Donald M. Baer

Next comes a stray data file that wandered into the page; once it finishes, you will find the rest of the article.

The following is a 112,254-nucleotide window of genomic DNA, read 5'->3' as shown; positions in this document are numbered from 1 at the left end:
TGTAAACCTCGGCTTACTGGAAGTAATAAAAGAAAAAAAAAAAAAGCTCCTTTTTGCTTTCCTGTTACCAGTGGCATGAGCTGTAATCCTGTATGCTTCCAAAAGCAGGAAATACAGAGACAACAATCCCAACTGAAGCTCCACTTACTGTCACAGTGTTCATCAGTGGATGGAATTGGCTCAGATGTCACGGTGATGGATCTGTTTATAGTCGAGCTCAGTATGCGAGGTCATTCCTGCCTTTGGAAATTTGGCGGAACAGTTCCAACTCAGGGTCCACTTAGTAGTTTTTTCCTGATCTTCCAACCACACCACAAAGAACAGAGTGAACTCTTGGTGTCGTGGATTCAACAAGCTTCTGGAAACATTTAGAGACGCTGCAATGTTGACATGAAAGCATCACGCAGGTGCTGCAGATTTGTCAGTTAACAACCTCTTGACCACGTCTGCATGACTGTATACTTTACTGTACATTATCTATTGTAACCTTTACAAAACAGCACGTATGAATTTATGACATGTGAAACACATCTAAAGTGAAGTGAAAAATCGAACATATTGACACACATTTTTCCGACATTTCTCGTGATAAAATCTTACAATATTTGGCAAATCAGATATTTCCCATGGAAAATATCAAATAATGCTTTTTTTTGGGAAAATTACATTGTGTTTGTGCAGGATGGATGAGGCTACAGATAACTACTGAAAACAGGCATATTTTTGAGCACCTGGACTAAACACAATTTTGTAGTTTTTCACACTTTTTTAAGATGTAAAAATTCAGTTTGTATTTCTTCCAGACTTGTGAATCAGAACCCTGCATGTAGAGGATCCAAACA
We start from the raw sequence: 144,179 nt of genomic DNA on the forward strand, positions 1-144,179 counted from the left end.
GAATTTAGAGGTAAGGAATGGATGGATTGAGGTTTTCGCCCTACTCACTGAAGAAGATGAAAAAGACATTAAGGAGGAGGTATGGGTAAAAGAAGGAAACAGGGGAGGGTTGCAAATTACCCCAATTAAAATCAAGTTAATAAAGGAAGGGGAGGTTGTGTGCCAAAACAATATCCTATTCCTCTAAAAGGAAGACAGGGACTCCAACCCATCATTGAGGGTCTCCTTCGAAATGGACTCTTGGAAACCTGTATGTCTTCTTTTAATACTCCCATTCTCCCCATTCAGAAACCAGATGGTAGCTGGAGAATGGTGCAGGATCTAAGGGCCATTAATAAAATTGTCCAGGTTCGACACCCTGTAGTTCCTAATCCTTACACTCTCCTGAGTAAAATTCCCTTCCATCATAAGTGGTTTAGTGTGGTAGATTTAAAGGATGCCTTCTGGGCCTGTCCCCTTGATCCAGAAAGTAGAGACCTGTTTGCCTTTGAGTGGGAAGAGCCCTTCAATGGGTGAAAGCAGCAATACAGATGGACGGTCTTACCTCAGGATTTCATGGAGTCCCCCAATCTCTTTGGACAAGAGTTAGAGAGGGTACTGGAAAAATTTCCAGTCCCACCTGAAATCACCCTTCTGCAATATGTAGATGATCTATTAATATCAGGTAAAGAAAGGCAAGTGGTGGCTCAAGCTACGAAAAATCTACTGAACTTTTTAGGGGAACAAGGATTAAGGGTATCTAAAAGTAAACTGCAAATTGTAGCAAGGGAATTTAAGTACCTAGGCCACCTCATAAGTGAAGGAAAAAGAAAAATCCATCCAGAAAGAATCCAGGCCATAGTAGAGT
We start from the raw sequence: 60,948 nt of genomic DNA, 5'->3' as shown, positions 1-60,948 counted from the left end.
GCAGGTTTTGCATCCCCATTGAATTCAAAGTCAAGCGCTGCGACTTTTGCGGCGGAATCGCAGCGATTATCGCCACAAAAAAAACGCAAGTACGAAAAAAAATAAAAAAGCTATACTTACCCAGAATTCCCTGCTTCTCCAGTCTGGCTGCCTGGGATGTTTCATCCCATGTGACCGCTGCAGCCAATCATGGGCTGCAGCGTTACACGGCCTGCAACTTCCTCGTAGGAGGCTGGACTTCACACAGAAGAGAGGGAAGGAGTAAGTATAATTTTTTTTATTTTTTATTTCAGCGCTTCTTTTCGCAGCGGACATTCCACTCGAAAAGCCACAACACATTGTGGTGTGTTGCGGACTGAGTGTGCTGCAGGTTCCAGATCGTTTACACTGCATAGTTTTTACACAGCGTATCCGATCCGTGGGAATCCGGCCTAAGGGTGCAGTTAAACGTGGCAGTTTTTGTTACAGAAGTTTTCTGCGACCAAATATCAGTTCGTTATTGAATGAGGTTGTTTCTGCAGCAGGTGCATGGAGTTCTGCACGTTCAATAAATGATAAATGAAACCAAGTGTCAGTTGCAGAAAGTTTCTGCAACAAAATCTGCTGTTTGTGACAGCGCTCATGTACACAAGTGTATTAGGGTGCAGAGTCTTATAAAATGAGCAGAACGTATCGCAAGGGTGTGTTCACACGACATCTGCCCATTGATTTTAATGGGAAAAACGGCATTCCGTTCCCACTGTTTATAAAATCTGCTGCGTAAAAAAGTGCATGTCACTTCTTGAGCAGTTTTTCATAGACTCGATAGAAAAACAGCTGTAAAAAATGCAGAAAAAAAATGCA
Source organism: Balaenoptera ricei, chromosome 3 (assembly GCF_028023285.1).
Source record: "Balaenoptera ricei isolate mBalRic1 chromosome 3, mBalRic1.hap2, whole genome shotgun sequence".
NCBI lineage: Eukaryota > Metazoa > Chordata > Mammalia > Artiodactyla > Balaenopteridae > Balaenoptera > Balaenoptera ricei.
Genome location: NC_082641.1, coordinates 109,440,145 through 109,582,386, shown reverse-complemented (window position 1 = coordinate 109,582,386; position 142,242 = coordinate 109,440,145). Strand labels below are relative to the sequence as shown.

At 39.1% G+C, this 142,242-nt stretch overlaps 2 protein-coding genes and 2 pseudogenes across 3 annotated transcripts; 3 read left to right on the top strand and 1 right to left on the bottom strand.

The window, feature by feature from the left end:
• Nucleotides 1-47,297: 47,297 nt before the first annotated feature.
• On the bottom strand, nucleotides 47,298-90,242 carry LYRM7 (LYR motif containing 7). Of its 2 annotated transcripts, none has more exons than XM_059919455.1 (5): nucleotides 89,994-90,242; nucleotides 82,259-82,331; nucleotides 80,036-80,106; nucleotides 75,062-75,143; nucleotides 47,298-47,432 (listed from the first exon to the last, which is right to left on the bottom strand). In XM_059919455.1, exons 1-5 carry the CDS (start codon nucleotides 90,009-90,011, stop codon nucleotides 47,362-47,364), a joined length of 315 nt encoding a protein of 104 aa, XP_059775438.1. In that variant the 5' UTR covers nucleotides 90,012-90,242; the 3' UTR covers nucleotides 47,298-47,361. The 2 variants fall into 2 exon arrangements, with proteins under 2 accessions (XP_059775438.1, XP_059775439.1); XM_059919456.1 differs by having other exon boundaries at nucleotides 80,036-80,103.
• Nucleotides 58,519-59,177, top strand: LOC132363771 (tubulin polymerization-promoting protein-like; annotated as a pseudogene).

Donald M. Baer was a Roy A. Roberts Distinguished Professor of Human Development and Family Life and of Psychology at the University of Kansas. He was born in Chicago on October 25, 1931, joined the KU faculty in 1965, and died at age 70 in 2002. Dr. Baer was an internationally renowned member of several generations of basic, applied, and developmental psychologists. He received his AB and Ph.D. degrees from the University of Chicago in 1950 and 1957, respectively, the latter in psychology under the supervision of Jacob L. Gewirtz (Florida International University). Between 1957 and 1965, Don established the “behavior analysis” approach to child development with Sidney W. Bijou at the University of Washington (e.g., Bijou & Baer, 1961; see also Baer, 1970, 1976), and contributed fundamentally to the experimental analysis of child behavior (e.g., Baer, 1960; Gewirtz & Baer, 1958). On the basis of then-pioneering work by Montrose M. Wolf and Todd R. Risley, he and they formally founded the discipline of applied behavior analysis at the University of Kansas in the late 1960s, where it flourished thereafter. Applied behavior analysis provides a conceptual framework and logic for empirically-based interventions into problems of individual and social importance (e.g., developmental disabilities, mental retardation, chronic aberrant behavior (see Baer, Wolf, & Risley, 1968, 1987). Dr. Baer published over two hundred articles, chapters, and books, and gave many more presentations.